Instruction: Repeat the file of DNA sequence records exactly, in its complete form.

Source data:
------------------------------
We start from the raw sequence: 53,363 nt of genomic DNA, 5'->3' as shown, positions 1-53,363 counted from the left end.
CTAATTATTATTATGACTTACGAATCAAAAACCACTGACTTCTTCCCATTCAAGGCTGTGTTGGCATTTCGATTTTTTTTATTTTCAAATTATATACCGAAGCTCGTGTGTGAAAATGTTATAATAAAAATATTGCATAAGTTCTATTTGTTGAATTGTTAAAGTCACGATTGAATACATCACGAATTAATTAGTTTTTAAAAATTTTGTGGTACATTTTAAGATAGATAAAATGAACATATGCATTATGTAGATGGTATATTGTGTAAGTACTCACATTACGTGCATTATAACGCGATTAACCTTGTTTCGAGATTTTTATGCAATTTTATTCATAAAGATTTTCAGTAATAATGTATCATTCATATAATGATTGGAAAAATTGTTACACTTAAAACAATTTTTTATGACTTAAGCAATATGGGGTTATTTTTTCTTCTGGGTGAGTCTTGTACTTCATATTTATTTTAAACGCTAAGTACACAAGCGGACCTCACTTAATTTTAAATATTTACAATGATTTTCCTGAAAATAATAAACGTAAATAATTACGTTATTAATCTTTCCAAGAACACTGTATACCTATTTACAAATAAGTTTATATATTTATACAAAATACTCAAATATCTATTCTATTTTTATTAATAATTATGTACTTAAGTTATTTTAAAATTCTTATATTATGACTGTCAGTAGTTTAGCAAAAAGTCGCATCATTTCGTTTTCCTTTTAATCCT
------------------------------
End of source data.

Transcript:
We start from the raw sequence: 53,363 nt of genomic DNA, 5'->3' as shown, positions 1-53,363 counted from the left end.
CTAATTATTATTATGACTTACGAATCAAAAACCACTGACTTCTTCCCATTCAAGGCTGTGTTGGCATTTCGATTTTTTTTATTTTCAAATTATATACCGAAGCTCGTGTGTGAAAATGTTATAATAAAAATATTGCATAAGTTCTATTTGTTGAATTGTTAAAGTCACGATTGAATACATCACGAATTAATTAGTTTTTAAAAATTTTGTGGTACATTTTAAGATAGATAAAATGAACATATGCATTATGTAGATGGTATATTGTGTAAGTACTCACATTACGTGCATTATAACGCGATTAACCTTGTTTCGAGATTTTTATGCAATTTTATTCATAAAGATTTTCAGTAATAATGTATCATTCATATAATGATTGGAAAAATTGTTACACTTAAAACAATTTTTTATGACTTAAGCAATATGGGGTTATTTTTTCTTCTGGGTGAGTCTTGTACTTCATATTTATTTTAAACGCTAAGTACACAAGCGGACCTCACTTAATTTTAAATATTTACAATGATTTTCCTGAAAATAATAAACGTAAATAATTACGTTATTAATCTTTCCAAGAACACTGTATACCTATTTACAAATAAGTTTATATATTTATACAAAATACTCAAATATCTATTCTATTTTTATTAATAATTATGTACTTAAGTTATTTTAAAATTCTTATATTATGACTGTCAGTAGTTTAGCAAAAAGTCGCATCATTTCGTTTTCCTTTTAATCCT